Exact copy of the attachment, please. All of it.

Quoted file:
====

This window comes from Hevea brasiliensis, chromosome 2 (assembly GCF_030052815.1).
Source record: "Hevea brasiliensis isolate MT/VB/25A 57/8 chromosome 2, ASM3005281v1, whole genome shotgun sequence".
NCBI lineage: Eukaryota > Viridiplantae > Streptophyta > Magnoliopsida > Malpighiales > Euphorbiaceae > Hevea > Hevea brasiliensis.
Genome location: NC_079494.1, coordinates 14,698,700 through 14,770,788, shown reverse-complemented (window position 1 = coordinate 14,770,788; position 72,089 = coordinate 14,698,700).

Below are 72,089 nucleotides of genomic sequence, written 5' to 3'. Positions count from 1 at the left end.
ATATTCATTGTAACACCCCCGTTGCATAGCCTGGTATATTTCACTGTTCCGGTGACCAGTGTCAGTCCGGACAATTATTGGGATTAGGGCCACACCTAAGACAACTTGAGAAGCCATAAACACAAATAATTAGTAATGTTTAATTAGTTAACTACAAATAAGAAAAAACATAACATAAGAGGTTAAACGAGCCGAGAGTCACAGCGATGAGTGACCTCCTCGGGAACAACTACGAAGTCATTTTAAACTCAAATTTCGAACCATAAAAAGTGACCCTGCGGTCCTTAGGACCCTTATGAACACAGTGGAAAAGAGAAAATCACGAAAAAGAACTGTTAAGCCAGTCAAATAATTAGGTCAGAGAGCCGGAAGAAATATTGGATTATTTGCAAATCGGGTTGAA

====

This window comes from Hevea brasiliensis, chromosome 2 (assembly GCF_030052815.1).
Source record: "Hevea brasiliensis isolate MT/VB/25A 57/8 chromosome 2, ASM3005281v1, whole genome shotgun sequence".
NCBI lineage: Eukaryota > Viridiplantae > Streptophyta > Magnoliopsida > Malpighiales > Euphorbiaceae > Hevea > Hevea brasiliensis.
Genome location: NC_079494.1, coordinates 14,698,700 through 14,770,788, shown reverse-complemented (window position 1 = coordinate 14,770,788; position 72,089 = coordinate 14,698,700).

Below are 72,089 nucleotides of genomic sequence, written 5' to 3'. Positions count from 1 at the left end.
ATATTCATTGTAACACCCCCGTTGCATAGCCTGGTATATTTCACTGTTCCGGTGACCAGTGTCAGTCCGGACAATTATTGGGATTAGGGCCACACCTAAGACAACTTGAGAAGCCATAAACACAAATAATTAGTAATGTTTAATTAGTTAACTACAAATAAGAAAAAACATAACATAAGAGGTTAAACGAGCCGAGAGTCACAGCGATGAGTGACCTCCTCGGGAACAACTACGAAGTCATTTTAAACTCAAATTTCGAACCATAAAAAGTGACCCTGCGGTCCTTAGGACCCTTATGAACACAGTGGAAAAGAGAAAATCACGAAAAAGAACTGTTAAGCCAGTCAAATAATTAGGTCAGAGAGCCGGAAGAAATATTGGATTATTTGCAAATCGGGTTGAA